These plants do not require a lot of water.
During the growing season, blueberries require a lot of nutrients. You can pick up a bag of fertilizer from your local gardening center.
Follow the instructions on the label to see how much you should use per plant.
Blueberries cannot withstand too much nitrogen, so do not over fertilize them. Too much nitrogen will cause the leaves to turn a lush green color and grow very large, but there will be no fruit.
After picking, the berries will slowly turn a lighter shade of blue. The fresher the blueberries, the better they taste.
They should be eaten right away or stored in the refrigerator for up to a week.
When the weather is nice, the plants should be moved outside for several hours a day. They need at least 8 hours of sunlight daily.
You may move them to another area that gets more or less light for varying lengths of time.
When night time comes, bring them back inside your home. The berries will not grow if they are left out in the dark.
Blueberries should be watered every day. They don’t like soggy soil, but they do need water.
During the winter months, your blueberry bushes will not grow. They will remain dormant until spring when there is a change in temperature.
If you still live in an area that snows, the bushes will probably not survive.
Blueberries love acidic soil. You can find bags of soil at your local gardening store.
Some blueberry bushes are more sensitive than others, so read the packaging to make sure you get a soil that is right for your specific type of bush.
Every once in a while, a bird may decide to eat your blueberries. You can scare them away by putting up a bird feeder in the area.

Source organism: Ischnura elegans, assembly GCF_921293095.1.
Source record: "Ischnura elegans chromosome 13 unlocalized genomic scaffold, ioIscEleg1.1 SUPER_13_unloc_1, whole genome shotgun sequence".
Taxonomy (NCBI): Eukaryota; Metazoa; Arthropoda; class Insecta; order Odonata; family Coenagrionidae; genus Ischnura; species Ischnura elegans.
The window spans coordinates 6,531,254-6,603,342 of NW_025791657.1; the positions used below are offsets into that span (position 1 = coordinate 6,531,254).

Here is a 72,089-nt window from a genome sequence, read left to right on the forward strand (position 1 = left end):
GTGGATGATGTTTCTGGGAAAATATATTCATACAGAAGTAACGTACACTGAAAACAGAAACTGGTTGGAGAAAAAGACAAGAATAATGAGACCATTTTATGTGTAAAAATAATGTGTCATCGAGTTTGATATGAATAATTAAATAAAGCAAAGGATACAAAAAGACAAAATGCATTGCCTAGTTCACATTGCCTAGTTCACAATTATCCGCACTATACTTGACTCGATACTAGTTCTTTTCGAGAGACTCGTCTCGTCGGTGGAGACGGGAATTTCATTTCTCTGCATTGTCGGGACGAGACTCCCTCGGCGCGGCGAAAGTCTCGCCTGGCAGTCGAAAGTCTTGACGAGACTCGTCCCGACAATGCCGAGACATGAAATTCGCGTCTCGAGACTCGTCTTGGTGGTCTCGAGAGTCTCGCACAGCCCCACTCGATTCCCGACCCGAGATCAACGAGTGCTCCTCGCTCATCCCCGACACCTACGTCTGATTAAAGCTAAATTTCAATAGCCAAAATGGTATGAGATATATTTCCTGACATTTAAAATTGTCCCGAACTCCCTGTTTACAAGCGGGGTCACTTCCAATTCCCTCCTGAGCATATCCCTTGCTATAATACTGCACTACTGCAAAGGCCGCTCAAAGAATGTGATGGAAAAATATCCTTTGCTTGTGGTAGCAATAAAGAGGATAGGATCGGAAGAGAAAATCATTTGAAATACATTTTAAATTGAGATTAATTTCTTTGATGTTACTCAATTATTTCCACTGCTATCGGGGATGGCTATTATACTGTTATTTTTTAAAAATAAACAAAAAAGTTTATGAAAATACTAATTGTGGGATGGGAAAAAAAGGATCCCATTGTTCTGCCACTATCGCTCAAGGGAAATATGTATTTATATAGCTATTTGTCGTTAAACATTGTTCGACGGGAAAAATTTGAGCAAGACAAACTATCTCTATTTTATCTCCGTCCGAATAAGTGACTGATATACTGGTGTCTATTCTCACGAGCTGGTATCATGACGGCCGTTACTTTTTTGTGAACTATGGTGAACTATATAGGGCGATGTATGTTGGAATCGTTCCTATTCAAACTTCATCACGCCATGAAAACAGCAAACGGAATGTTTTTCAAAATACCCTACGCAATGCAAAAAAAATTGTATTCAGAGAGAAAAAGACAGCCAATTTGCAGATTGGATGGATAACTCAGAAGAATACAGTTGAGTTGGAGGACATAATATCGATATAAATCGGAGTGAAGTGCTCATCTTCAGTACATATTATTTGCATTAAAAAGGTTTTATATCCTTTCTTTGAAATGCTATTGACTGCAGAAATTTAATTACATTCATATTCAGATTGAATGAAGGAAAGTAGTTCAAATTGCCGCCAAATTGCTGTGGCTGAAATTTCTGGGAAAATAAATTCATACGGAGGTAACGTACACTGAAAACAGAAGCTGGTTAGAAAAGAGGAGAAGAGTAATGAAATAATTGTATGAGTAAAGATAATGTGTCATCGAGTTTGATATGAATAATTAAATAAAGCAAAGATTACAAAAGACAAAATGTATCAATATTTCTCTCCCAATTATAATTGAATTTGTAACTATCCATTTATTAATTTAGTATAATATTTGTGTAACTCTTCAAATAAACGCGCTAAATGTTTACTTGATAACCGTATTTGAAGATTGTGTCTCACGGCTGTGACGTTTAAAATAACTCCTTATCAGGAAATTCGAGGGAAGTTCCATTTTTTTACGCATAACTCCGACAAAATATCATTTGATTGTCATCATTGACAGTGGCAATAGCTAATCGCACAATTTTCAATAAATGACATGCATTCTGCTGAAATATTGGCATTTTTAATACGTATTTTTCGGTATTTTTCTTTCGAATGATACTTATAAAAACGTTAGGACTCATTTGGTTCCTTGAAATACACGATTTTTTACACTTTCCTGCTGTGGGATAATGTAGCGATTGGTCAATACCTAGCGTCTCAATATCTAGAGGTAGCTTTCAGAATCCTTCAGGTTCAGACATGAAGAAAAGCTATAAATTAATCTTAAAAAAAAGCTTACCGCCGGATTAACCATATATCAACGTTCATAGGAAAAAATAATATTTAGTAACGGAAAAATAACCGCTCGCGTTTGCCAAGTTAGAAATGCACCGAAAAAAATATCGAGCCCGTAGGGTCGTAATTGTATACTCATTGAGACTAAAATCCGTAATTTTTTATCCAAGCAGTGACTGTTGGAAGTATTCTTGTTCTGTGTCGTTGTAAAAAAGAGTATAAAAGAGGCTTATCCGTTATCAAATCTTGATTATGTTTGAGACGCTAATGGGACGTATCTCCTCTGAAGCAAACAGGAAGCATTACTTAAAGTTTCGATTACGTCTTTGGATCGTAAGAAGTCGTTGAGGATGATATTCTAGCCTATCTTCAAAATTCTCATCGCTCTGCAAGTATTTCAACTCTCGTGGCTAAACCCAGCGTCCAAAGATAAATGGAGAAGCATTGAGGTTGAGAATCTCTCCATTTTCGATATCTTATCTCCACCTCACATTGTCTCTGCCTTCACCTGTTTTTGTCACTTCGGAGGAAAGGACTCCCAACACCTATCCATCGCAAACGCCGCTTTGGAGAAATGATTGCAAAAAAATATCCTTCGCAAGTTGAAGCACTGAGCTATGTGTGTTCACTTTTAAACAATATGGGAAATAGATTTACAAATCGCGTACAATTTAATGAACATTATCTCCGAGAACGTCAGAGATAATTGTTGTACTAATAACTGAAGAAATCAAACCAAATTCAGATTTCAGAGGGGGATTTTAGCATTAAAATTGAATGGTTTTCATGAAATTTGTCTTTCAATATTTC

If you don’t pick your berries on a daily basis, some might fall to the ground. There they will ferment and attract wasps to the area.
You may want to keep a bucket underneath the bush to collect fallen berries and dispose of them every few days.
Blueberries can be made into different types of preserves, jellies, or jams. You can even just eat them fresh!
Blueberries are a delicious way to get antioxidants. With a little bit of work, you can have a healthy snack right outside your doorstep.
What You’ll Need
Blueberry seeds (You can order these online)
A few small pots with soil. Do not use a large pot.
Blueberries do not like to be root-bound.
A warm area with sunlight. You can use grow lights if you don’t have a south facing window.
A constant temperature between 60-80 degrees. Do not let the temperature drop below 50 or go above 90.
Do not put the pots anywhere that gets really hot or really cold.
A container to catch water runoff.
Step By Step
1 Let’s start by getting our containers. You’re going to need a few small pots.
One pot for each plant you want to grow.
2 Start by preparing your pots. You’ll need one small pot per bush, so if you want two bushes, you’ll need two pots.
Fill each pot with soil until it’s about one inch from the top.
3 While your pots are filling with soil, it’s time to get your blueberry seeds ready as well. Blueberries need to be stratified before you can grow them, which means you need to expose them to both cold and heat.